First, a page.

Tsa Policies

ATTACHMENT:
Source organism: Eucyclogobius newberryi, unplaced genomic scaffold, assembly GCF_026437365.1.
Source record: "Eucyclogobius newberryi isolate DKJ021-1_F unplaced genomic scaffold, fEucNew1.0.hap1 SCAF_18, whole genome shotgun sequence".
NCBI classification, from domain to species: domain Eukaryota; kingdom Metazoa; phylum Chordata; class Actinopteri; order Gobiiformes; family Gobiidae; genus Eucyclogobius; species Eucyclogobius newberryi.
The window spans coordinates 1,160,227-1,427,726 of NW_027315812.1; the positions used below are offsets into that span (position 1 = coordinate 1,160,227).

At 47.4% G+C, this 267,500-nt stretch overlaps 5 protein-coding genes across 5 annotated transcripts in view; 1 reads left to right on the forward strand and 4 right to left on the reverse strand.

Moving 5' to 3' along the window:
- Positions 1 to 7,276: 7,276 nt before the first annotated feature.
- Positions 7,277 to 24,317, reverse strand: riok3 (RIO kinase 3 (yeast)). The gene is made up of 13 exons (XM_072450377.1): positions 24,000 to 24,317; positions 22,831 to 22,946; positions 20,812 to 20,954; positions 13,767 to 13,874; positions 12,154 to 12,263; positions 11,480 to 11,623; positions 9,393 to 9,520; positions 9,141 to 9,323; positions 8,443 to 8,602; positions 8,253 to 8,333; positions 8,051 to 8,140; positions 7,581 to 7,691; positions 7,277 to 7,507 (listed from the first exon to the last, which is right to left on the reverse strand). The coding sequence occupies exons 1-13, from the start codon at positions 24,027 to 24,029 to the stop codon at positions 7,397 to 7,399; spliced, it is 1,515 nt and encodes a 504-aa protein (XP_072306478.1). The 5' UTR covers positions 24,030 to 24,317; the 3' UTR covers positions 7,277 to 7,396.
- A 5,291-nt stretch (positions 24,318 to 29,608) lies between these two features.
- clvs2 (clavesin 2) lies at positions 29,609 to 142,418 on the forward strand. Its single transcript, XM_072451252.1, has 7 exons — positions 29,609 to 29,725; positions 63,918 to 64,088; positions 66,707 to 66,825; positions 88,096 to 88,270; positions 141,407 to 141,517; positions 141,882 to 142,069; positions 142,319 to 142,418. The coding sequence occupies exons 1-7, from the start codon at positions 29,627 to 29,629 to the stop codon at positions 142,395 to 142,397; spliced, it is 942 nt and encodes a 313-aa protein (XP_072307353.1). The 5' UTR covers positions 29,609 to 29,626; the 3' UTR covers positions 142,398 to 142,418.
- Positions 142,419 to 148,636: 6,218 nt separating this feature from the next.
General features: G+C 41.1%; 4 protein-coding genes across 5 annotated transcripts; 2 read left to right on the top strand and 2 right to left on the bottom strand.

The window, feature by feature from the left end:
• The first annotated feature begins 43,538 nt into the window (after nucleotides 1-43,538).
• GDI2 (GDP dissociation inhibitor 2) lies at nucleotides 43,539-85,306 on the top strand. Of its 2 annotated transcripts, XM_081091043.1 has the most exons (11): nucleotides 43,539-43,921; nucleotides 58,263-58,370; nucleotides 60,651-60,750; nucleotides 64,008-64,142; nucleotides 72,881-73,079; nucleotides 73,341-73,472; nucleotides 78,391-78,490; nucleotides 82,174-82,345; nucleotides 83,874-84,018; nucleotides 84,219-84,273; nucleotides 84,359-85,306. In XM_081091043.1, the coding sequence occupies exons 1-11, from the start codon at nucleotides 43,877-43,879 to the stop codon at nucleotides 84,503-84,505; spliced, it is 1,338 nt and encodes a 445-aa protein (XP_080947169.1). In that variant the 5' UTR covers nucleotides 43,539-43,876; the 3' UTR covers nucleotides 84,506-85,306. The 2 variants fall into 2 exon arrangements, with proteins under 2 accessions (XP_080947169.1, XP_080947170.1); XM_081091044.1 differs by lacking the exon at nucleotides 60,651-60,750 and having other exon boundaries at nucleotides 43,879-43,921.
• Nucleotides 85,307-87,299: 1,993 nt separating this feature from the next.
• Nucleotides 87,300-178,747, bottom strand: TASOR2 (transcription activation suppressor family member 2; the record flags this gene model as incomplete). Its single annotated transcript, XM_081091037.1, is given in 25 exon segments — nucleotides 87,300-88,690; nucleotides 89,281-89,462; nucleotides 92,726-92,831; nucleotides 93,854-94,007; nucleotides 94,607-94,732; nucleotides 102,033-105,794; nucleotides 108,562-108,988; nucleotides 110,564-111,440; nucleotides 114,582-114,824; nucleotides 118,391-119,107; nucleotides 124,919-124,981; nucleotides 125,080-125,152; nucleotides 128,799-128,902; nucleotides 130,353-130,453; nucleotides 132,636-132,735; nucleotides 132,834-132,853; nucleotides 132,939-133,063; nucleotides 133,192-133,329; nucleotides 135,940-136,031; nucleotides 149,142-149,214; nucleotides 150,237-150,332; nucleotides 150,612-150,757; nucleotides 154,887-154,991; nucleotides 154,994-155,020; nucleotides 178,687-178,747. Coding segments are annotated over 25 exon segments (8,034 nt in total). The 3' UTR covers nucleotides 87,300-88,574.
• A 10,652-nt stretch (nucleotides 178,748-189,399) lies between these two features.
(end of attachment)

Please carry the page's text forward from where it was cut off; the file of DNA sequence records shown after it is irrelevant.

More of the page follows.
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As an aviation management major airport security is a concern that I have taken a huge interest in. Making travel safer to air travelers is one of the biggest tasks that will never end as long as there is a plane in the sky. However, there are many problems that come about when traveling because passengers feel as if they are being harassed, which doesn’t set a good look for the Transportation Security Administration. The Transportation Security Administration (TSA) consist of 50,000 security officers, inspectors, directors, air marshals and managers who protect the nation's transportation systems so you and your family can travel safely. They look for bombs at checkpoints in airports, they inspect rail cars, they patrol subways with our law enforcement partners, and they work to make all modes of transportation safe. Criminals and terrorists have been known to conceal items in private areas of the body, especially in the small of the back above the buttocks and high on the thigh. Screeners are to carefully inspect these areas during pat downs to adequately check for dangerous items. Also, underwire bras can set off magnetometers, and bras have been used to conceal dangerous items. One of the most intrusive and most controversial aspects of secondary screening is the use of pat-down inspections to check selected passengers or to resolve magnetometer alarms. Specific complaints over pat-down techniques have centered on allegations of inappropriate touching and unprofessional or rude conduct by screeners. More general complaints have focused on privacy concerns and perceptions that the pat-down procedures were intrusive and humiliating. A 2005, Department of Homeland Security (DHS) investigation and audit of pat-down screening procedures found that the TSA adequately advised passengers of their rights under the pat-down procedures, and appropriately accommodated those rights. The DHS also found that TSA screeners were adequately trained in pat down inspection...
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